Your progress really is remarkable, Ron, but when I watched that video I was nervous - - hoping that you wouldn't fall. It's fantastic that the foot swelling is going down. I'll bet you're counting the minutes until the brace comes off.

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    3. Jon,
      You may call yourself a grouch but you're a sweetheart. All of us who read your blog know that, we see right through you. That's why you have such a large following of those middle aged farm ladies (smile).
      Jon, I can't emphasize what a relief it is to have the swelling in my foot under control. I do it with a compression sock. It's hell putting it on every morning (and this morning I think I strained my leg because my knee is hurting now) but it is well worth the effort because I go through the day relatively pain free. I can concentrate on doing other things rather than have that throbbing, hot, numb feeling all day in my foot. And you're right, I am counting the weeks, days, hours and minutes until I can get this brace off. I can bend my leg a bit more but it is still very stiff at the knee. And I don't trust myself to walk unaided yet but that day will come and what a day that will be. I just want to get back to normal again, get my mobility back and driving my car which I haven't done since I feel February 18th Just to go downstairs into our basement (where Bill lives and where I have my freezer chest and all my unread books) would be a treat. Onward and upward Jon!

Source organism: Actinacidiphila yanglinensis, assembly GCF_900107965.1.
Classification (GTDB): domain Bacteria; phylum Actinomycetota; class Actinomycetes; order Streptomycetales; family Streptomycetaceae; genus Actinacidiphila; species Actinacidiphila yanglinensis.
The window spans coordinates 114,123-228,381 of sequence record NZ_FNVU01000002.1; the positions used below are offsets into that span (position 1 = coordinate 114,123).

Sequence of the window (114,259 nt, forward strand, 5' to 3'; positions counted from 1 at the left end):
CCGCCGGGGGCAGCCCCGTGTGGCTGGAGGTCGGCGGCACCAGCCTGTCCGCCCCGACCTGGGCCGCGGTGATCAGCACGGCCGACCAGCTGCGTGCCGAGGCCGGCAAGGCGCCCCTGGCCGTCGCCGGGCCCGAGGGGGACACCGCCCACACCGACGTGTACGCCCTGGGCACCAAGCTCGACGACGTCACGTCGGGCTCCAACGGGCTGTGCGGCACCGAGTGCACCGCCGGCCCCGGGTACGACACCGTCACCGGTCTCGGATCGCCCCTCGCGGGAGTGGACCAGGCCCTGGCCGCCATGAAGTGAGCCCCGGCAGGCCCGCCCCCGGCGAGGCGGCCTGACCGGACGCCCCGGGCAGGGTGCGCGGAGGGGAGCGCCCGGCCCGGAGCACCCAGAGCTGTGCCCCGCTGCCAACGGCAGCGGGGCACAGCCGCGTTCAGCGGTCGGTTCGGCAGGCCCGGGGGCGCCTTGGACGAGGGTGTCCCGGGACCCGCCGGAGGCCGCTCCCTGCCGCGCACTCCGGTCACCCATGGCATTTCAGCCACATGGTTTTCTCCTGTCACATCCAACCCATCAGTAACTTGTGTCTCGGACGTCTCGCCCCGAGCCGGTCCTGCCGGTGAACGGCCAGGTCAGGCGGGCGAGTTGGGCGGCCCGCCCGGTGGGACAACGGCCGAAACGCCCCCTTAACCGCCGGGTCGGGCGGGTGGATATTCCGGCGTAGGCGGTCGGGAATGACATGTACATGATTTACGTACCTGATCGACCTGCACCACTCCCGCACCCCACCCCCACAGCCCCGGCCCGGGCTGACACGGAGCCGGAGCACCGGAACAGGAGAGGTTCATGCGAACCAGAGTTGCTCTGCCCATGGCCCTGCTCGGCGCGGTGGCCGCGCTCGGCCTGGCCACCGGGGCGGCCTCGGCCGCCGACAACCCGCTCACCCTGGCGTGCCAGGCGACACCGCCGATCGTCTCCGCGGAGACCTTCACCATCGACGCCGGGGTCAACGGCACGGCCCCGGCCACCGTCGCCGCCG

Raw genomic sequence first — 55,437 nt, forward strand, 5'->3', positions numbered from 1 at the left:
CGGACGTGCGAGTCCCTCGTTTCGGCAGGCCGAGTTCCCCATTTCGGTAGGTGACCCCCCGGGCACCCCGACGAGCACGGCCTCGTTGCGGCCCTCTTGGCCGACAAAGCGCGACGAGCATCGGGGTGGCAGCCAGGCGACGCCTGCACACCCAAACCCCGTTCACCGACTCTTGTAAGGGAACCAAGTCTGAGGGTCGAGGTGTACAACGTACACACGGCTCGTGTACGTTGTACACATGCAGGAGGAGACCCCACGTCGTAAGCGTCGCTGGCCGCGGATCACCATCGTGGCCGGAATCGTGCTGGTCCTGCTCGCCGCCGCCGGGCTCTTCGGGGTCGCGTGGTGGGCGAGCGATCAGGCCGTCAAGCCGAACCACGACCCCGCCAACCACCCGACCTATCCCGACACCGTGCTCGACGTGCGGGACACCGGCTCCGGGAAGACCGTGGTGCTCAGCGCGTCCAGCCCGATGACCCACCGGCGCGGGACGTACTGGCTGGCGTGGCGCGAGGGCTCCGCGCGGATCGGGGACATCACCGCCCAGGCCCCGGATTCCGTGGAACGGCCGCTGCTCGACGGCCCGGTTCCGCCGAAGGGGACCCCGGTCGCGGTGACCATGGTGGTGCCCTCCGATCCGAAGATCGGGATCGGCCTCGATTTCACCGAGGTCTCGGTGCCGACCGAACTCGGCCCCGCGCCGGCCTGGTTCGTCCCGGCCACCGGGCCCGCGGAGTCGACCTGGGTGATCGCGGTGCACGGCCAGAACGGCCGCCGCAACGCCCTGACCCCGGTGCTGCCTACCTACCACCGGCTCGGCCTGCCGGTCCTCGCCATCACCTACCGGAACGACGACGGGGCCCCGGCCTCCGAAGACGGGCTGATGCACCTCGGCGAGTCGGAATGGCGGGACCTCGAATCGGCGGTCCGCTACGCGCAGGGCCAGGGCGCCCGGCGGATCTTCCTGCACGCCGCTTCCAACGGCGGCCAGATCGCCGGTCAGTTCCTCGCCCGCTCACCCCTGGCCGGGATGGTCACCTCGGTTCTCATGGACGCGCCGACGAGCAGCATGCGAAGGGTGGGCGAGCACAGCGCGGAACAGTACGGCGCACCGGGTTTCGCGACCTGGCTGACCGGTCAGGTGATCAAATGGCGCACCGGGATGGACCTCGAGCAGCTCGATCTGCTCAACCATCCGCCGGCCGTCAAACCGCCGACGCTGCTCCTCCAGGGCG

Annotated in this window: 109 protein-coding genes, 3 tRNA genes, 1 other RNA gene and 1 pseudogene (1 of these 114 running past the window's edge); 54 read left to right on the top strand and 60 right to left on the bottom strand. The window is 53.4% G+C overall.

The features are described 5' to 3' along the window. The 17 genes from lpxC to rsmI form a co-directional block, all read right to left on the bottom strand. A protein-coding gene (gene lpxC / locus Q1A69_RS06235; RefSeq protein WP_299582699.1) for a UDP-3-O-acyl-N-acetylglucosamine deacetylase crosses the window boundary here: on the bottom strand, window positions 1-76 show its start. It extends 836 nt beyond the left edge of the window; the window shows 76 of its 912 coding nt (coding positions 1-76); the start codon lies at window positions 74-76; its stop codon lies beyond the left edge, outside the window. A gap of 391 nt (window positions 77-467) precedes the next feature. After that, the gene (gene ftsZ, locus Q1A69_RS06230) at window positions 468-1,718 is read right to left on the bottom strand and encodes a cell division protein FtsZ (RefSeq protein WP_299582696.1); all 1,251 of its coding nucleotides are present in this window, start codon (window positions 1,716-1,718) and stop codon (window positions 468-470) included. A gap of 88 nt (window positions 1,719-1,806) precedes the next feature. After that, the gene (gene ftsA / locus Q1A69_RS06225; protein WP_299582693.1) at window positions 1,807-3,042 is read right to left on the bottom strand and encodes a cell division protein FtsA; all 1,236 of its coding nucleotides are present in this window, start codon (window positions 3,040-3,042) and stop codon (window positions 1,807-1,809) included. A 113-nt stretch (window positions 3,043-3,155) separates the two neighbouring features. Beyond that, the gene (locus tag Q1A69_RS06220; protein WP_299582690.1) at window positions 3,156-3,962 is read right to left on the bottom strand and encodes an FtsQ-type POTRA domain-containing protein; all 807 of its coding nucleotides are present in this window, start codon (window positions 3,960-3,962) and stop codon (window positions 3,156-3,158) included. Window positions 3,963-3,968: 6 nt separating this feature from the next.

Ron

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  3. Bill wouldn't have it any other way taking care of you even with the grumbling! 😃

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    1. You are absolutely right Roger. Bill grumbles a lot but he does it. Been doing it for fifty years now. Never abandoned me or left me like some my friends have done over the years because of their "other priorities", usually their family or in the case of my gay friends, the latest trick to catch their eye. I've always been priority number 1 with Bill as he has been with me. I would have it no other way.